The Economist

Cette semaine l'administration Bush a décidé de mettre en place une nouvelle série de régulations pour prévenir de nouvel crise dans son système financier. Le magazine "The Economist" nous explique pourquoi cette décision est mauvaise pour l'économie.

Bold re-regulation could damage the very economies it is designed to protect. At times like this, the temptation is for tighter controls to rein in risk-takers, so that those regular, painful crashes could be avoided. It is an honourable aim, but a mistaken one. […] Regulators cannot know how trust will ebb and flow as new markets develop the experience and practice they need to work better. They therefore cannot predict the peril of new ideas. They have to let new markets develop, or stifle them. […]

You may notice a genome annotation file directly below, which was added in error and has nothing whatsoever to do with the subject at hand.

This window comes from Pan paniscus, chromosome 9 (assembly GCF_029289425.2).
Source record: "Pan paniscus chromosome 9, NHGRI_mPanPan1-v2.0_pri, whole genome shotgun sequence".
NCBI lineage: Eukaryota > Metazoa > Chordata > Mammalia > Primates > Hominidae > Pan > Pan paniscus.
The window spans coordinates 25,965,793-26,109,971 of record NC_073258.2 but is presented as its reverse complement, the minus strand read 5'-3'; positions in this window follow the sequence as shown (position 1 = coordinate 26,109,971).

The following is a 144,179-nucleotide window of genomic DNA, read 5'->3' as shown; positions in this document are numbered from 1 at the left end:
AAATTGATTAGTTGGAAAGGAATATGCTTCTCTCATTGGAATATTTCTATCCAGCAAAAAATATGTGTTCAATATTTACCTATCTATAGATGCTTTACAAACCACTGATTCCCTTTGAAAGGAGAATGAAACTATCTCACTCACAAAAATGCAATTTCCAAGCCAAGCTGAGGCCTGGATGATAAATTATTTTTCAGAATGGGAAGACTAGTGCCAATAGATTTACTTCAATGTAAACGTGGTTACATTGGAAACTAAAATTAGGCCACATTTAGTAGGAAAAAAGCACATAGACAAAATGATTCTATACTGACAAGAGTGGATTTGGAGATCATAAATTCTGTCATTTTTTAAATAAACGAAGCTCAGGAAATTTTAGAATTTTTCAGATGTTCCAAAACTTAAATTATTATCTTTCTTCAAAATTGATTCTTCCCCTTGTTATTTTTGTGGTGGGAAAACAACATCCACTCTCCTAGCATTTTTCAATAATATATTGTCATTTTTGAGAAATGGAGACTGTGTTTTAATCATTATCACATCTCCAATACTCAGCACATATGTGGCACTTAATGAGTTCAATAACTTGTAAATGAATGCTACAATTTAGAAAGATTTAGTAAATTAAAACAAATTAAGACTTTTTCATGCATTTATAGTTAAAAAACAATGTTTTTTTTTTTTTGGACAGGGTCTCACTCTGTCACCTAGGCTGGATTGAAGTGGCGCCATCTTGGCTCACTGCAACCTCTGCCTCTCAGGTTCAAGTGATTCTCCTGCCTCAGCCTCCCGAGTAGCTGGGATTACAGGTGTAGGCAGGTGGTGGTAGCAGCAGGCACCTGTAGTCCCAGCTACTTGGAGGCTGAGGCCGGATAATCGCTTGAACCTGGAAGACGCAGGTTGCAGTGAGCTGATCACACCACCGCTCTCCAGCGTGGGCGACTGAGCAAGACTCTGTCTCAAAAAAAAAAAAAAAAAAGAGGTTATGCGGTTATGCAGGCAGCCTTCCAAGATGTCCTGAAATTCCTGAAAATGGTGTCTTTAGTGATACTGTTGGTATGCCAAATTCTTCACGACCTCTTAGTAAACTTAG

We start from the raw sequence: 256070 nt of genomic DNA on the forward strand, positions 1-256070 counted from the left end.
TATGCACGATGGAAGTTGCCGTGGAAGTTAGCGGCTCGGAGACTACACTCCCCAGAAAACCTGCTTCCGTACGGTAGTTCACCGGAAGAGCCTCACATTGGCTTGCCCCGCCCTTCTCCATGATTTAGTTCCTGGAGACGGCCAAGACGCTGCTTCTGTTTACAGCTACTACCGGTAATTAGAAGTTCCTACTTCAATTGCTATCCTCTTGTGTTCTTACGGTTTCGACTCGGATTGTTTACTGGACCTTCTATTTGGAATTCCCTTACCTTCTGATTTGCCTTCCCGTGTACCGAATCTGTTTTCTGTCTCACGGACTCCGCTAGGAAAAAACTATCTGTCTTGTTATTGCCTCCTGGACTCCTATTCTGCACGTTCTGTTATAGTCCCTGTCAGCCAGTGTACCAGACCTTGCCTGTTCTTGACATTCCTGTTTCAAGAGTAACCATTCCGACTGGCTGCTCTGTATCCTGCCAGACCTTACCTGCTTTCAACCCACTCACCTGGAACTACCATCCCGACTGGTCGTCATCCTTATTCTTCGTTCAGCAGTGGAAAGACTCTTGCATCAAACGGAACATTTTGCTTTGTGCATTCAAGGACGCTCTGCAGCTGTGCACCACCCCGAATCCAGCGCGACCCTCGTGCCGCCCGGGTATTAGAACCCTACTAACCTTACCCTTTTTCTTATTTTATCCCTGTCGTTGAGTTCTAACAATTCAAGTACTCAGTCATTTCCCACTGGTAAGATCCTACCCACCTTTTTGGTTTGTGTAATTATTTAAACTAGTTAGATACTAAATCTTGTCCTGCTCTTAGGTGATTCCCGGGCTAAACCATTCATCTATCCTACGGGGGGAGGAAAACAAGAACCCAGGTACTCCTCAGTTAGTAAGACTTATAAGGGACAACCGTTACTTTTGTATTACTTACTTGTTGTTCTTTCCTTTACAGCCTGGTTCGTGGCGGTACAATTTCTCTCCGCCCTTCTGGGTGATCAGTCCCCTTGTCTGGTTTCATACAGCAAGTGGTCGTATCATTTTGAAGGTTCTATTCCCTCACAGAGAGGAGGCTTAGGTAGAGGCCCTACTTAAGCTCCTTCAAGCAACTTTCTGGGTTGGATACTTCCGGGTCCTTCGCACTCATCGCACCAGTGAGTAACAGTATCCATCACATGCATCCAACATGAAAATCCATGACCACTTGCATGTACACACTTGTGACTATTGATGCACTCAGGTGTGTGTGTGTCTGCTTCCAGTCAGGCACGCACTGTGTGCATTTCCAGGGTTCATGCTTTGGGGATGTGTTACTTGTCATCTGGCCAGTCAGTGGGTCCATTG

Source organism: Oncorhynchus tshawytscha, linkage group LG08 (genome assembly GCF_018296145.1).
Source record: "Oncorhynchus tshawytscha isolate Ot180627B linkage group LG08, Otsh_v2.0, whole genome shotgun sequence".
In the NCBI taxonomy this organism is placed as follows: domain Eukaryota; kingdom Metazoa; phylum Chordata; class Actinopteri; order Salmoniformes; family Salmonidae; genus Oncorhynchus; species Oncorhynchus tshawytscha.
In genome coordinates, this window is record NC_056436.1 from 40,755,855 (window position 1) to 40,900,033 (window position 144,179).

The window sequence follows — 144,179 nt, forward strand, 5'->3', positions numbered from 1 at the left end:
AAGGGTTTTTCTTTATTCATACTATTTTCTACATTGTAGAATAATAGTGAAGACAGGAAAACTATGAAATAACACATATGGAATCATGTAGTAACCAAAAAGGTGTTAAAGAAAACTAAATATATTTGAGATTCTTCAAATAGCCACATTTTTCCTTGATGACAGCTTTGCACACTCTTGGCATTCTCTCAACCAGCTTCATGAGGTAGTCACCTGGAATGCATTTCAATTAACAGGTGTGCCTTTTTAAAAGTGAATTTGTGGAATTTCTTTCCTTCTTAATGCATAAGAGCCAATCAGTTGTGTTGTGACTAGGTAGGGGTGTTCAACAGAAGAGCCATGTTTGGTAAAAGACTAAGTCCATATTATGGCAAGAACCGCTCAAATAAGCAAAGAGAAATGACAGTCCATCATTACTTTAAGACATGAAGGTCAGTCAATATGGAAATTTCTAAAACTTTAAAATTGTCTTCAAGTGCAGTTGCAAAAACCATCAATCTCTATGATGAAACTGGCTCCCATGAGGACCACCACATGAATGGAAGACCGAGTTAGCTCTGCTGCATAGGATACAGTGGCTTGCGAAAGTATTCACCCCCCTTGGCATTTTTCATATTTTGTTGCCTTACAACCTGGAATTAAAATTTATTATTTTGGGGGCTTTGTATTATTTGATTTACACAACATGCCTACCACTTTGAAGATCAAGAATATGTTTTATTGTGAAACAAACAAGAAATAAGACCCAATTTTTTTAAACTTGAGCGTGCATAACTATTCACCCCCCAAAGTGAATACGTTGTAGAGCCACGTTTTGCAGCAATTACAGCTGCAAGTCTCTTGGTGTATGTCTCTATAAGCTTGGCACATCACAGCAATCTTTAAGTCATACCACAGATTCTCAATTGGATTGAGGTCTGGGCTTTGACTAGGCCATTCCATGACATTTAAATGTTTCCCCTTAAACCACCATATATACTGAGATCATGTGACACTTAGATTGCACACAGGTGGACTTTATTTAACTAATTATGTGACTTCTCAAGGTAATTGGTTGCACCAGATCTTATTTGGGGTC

The notion that the world can just regulate its way out of crises is an illusion. Rather, crisis is the price of innovation, so governments face a choice. They can embrace new financial ideas by keeping markets open. Regulation will be light, but there will be busts. Or governments can aim for safety and opt for dumbed-down financial systems that hobble their economies and deprive their people of the benefits of faster growth. And even then a crisis may strike.